clock menu more-arrow no yes mobile

Filed under:

Series Preview: Baltimore Orioles

BALTIMORE, MD:  Manny Machado #13 of the Baltimore Orioles hits a home run in the second inning against the Kansas City Royals at Oriole Park at Camden Yards in Baltimore, Maryland.  (Photo by Greg Fiume/Getty Images)
BALTIMORE, MD: Manny Machado #13 of the Baltimore Orioles hits a home run in the second inning against the Kansas City Royals at Oriole Park at Camden Yards in Baltimore, Maryland. (Photo by Greg Fiume/Getty Images)
Getty Images

Who knew the Red Sox would be facing the Orioles in mid-August in a series that both clubs need to win? Baseball!

The Orioles are holding down the second wild card in the American League, as they're a game back of the Tampa Bay Rays. They're 5-1/2 up on Boston, though, who could use a three-game sweep to get themselves back in the mix before it's too late even more so than the Orioles might need to win this one. That being said, the Orioles have the A's (1/2 a game back), the Tigers (1-1/2 back), and the Angels (2-1/2 behind) breathing down their necks, so maybe we'll call the two clubs' relative needs a push. Especially since the O's, despite their record, are just hoping the season ends without their run differential coming back to smite them.

Boston is now without Will Middlebrooks, who broke his wrist on a hit by pitch against the Indians this past weekend. The Orioles are plus one Manny Machado, who just shared AL Player of the Week honors with Boston's Adrian Gonzalez thanks to three homers and five extra-base hits in his first four games in the majors. By the way, Machado is just 20 years old, and only barely that.

Game 1: Wei-Yin Chen (140 IP, 2.5 K/BB, 111 ERA+) vs. Josh Beckett (116 IP, 2.6 K/BB, 89 ERA+)

Game 2: Miguel Gonzalez (55-1/3 IP, 2.1 K/BB, 124 ERA+) vs. Aaron Cook (51-2/3 IP, 0.9 K/BB, 94 ERA+)

Game 3: Chris Tillman (39-2/3 IP, 2.5 K/BB, 124 ERA+) vs. Clay Buchholz (131-2/3 IP, 2.1 K/BB, 104 ERA+)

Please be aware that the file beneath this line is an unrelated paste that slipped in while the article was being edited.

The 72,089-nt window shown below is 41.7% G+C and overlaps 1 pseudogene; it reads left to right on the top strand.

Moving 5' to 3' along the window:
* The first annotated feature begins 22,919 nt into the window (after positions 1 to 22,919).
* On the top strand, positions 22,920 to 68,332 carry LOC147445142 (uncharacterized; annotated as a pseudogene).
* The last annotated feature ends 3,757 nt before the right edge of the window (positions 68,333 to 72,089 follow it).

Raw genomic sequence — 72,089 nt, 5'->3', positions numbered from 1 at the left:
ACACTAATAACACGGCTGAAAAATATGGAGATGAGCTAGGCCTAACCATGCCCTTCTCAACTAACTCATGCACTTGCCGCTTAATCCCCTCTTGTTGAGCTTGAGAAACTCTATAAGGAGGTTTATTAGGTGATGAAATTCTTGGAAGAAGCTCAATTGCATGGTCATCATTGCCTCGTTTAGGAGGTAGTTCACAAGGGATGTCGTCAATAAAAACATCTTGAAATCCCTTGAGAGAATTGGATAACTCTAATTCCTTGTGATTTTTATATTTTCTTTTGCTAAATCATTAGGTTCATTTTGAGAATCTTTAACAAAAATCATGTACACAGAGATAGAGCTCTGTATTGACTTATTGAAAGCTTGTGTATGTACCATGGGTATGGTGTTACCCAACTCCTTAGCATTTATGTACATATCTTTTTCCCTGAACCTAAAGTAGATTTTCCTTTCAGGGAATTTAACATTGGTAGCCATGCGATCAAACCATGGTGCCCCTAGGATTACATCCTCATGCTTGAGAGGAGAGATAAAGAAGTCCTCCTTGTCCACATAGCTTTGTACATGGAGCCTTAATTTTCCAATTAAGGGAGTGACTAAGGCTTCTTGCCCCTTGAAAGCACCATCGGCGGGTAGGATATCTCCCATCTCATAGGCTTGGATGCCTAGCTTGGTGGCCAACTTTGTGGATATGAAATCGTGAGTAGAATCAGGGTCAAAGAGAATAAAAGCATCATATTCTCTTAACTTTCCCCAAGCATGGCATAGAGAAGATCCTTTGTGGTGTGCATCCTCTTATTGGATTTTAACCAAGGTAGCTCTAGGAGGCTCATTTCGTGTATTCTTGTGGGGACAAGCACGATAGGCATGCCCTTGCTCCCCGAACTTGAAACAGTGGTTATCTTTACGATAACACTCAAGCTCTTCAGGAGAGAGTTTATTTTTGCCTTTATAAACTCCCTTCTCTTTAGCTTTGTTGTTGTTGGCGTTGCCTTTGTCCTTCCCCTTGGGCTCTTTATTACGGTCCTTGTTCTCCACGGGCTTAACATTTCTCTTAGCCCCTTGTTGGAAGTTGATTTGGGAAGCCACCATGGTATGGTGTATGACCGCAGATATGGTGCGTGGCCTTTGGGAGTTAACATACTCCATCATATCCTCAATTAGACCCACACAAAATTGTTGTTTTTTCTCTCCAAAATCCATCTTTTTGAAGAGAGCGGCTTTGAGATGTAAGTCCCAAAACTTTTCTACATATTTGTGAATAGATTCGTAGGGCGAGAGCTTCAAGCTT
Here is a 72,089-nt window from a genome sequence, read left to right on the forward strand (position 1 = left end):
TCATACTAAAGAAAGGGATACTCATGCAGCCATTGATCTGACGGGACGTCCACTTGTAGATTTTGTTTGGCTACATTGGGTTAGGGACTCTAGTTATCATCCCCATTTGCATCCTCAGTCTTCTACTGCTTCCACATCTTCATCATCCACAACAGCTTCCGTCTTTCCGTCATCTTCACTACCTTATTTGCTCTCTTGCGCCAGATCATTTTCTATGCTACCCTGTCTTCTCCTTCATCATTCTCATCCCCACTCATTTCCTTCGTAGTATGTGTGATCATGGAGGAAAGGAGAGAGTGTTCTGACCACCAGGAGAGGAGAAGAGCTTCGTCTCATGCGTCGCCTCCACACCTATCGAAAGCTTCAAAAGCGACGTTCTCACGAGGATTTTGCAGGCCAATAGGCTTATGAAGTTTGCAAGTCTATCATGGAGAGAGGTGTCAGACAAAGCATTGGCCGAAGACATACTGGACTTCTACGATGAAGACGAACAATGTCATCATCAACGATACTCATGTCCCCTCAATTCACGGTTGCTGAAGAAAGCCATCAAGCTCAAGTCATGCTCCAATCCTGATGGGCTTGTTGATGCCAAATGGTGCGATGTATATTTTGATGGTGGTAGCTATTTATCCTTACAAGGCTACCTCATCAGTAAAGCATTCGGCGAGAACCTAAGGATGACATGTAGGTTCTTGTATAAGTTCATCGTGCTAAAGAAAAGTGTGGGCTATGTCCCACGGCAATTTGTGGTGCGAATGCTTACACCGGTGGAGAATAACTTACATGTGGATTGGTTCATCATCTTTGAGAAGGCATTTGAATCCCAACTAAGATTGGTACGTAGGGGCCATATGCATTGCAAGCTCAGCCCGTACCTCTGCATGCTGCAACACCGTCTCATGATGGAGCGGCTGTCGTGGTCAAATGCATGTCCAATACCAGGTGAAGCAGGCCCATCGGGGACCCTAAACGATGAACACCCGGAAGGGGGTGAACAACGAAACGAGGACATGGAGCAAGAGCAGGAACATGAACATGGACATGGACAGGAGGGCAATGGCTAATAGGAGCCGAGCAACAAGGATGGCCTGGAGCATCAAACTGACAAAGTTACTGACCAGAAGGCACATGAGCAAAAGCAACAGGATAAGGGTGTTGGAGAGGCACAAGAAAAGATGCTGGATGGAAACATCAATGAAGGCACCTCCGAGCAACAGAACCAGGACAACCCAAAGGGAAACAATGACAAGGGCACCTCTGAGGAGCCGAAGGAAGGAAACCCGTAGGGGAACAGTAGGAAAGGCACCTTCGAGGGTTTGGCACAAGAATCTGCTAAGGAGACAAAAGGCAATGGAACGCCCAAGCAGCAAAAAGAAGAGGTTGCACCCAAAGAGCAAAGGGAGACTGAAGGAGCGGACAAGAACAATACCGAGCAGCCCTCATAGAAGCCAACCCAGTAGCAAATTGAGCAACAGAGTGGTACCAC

Wei-Yin Chen is the closest to a sure thing the Red Sox will face in Baltimore. Chen was an international free agent, and has 140 innings in the majors under his belt, so closest is the key to that phrase. Don't let that take away from what's been an impressive stateside debut for the 26-year-old, who has posted a better ERA+ than the far more expensive, and far more discussed, Yu Darvish.* Even though NASA's rover Curiosity snapped pictures of a few Josh Beckett fastballs after the Rangers sent them into the deepness of space in his last start, you have to feel a little better about the righty's chances this time out, given he's once again on normal rest with the Sox losing the true six-man rotation. Or, maybe not, given how much many Sox fans dislike Beckett at this point. Eye of the beholder and all that.

*Chen isn't Japanese -- he's from Taiwan -- but he pitched in the Japan Central League for the last four seasons before coming to America and the Orioles. Darvish pitched in the Japan Pacific League.

Miguel Gonzalez is a former Red Sox property, as Ben Buchanan got into earlier today. His success is a credit to the Orioles' scouting, but the Sox should receive some of that as well for grabbing hold of him in the first place. It's tough to keep everyone useful around when your 40-man looks like Boston's has, though, and Gonzalez is elsewhere because of it. Don't fret too much: that crowded 40-man is the same kind of situation that allowed Alfredo Aceves to end up in Boston two years ago as well. These things happen.

He'll be taking on Cook, one of the arms that needed a 40-man spot after making the team out of spring training. Cook now has more walks than strikeouts -- and more homers allowed than both -- but he's been something resembling average thanks to his sinker. Except for in the starts where he isn't. The Sox need him to have one of those days where all those balls in play don't find holes if they want to have a chance against the Orioles' lineup.

Last up is Chris Tillman against Clay Buchholz. Tillman has bounced between the majors since 2009, and owns just 220 career innings because of it. He's had trouble with his pitchers, his control, homers in that time frame, but in 2012, things seem to be working out. His peripherals aren't that great, but even if he's just a solid back-end option -- Baltimore's version of Felix Doubront, perhaps -- he'll provide value to a rotation in need of some stability. Buchholz owns a 2.64 ERA in his last 14 starts, with a 2.64 ERA, 99 innings, 2.9 K/BB, just seven homers allowed, and a batting average on balls in play that's fallen from .363 to .277. He's coming off of a complete-game shutout of the Indians in which he didn't issue a walk, and is now the lone Red Sox starter with an above-average ERA+. Not bad for a guy who started the year out with a 9.09 ERA and 10 homers allowed in six starts.